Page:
Picture fill symbols add realism to your maps

By Aileen Buckley, Mapping Center Lead

Picture Fill Symbols - Thumb

The key to using a picture fill symbol when imparting realism is to choose one that has a random appearance. Another trick is to pick one that looks something like the type of feature you are mapping. A number of pictures are provided with ArcGIS, and many of them fit these criteria. Follow the steps below to see how you can apply this symbology on your maps using pictures provided by Esri.

  1. In ArcMap, right click the polygon layer and click Properties.
  2. On the Symbology tab, use either the Features or the Categories > Unique Values renderer depending on whether you are symbolizing a single type of feature or a variety of features.
  3. Double-click the symbol patch and click Edit Symbol.
  4. Change Type to Picture Fill Symbol and click the Picture button.
  5. Navigate to the location of the picture files—usually, this is C:Program Files (x86)ArcGISDesktop10.0StylesPictures.
  6. Browse the pictures to find one that has a random appearance and mimics to some extent the real-world appearance of the type of feature you are symbolizing. For example, to symbolize dry lakes, you could choose a “sand” picture file (figure 1).
    Picture Fill Symbols - Symbol 1
    Figure 1. A number of picture files have a random appearance and have been created to mimic real-world features.
  7. Change the foreground color to a color that mimics what you are mapping. We choose a brown color (Burnt Umber) to symbolize dry lakes.
  8. Set the background color to No Color so that the variation in the background can still be seen within the polygon area. For example, if you are using a hillshade with an elevation tint, the background will appear uninterrupted, giving the polygon feature a more realistic appearance. This is the same idea as using a gradient to add variation to the fill.
  9. Experiment with the Scale X and Scale Y values to find something that looks realistic on your map—I generally I find that I need to decrease these values a bit.
  10. If desired, you can add a second layer to the symbol and use the graduated fill described in the sun glints blog entry to add a background color to the symbol (figure 2).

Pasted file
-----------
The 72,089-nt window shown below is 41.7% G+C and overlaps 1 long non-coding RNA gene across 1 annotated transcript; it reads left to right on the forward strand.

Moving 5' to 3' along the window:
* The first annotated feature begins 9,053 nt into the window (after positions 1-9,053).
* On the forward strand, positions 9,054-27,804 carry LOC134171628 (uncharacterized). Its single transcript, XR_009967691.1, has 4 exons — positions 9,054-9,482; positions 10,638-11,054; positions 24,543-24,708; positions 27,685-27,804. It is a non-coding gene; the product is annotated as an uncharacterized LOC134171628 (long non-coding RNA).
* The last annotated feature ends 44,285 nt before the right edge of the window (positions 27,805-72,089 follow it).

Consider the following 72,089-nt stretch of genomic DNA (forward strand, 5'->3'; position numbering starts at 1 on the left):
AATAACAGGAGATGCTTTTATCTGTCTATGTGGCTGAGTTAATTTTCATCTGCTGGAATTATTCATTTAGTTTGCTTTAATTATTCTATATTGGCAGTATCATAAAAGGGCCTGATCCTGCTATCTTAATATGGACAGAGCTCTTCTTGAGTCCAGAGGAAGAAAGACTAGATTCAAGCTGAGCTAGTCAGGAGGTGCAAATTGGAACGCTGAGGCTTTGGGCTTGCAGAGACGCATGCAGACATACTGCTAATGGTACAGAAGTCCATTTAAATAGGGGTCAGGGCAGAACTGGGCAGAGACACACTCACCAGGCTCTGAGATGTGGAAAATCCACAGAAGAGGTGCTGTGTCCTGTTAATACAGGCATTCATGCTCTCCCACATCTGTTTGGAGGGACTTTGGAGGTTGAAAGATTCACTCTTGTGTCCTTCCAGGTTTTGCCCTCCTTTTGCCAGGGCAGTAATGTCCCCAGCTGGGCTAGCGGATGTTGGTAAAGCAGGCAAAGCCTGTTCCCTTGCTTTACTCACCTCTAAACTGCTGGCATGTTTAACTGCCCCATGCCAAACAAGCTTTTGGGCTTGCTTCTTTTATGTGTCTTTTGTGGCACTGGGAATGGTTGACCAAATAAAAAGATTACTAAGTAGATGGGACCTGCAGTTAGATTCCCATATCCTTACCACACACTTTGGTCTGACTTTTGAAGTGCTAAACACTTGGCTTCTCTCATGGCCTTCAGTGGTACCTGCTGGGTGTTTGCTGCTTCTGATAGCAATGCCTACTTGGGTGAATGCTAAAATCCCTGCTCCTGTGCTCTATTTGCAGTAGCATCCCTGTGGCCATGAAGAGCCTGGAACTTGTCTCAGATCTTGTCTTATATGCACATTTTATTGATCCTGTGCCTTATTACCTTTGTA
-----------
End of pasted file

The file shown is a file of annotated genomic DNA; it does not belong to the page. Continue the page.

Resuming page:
Picture Fill Symbols - Symbol 1
    Figure 2. A second layer can be added to the symbol to provide a gradient fill as the background.
    In this example, we used a gradient fill that varied from the same brown as in the elevation-tinted hillshade to a slightly darker version of that (figure 3).

    Picture Fill Symbols - Symbol 2

    Figure 3. The gradient fill used for the background of the dry lakes symbol

    NOTE: To determine the color of the background, use the Eye Dropper tool.  (You can use the Eye Dropper tool to identify the RGB values of any color on your map and save the color to your personal style. From the Customize menu in ArcMap, choose Customize Mode to open the Customize dialog box. Click the Commands tab and navigate to the Page Layout category. Drag the Eye Dropper tool Picture Fill Symbols - Eye Dropper onto any toolbar.)

    NOTE: To create a darker version of the background brown, use the HSV color model and set the Value to a lower number.

  11. Click OK > OK > Apply to see your changes.
  12. Make any modifications you think might help, and click OK to save all your changes.

To make the intermittent lake symbol, you can use the same steps outlined above, but change the foreground color of the picture fill symbol to blue (RGB 0 197 255), the dark brown in the gradient fill to a light blue (RGB 176 233 255), and the angle of the gradient fill to 355 (figure 3).

Picture Fill Symbols - Symbol 3

Figure 4. The picture fill symbol for the intermittent lakes

The final result imparts a feeling of professionalism and realism that your readers will appreciate.

Thanks to David Barnes, Cartographic Product Engineer, for his Crater Lake area map.

About the author

Dr. Aileen Buckley has been making maps since she was an undergraduate student. She has a Bachelors in Geography and Spanish from Valparaiso University, a Masters in Geography from Indiana University, and a Ph.D. in Geography from Oregon State University. She is a senior product engineer on the Living Atlas team, and her work focuses on determining and sharing best practices for mapping and analysis with modern GIS. She publishes and presents world-wide on many aspects of mapping and GIS. She is a co-author of Map Use: Reading, Analysis, Interpretation, and she is a co-editor for the Atlas of Oregon. Aileen is a former president of CaGIS (the U.S. cartographic association) and is actively involved with the International Cartographic Association in which she is the lead delegate for the United States.

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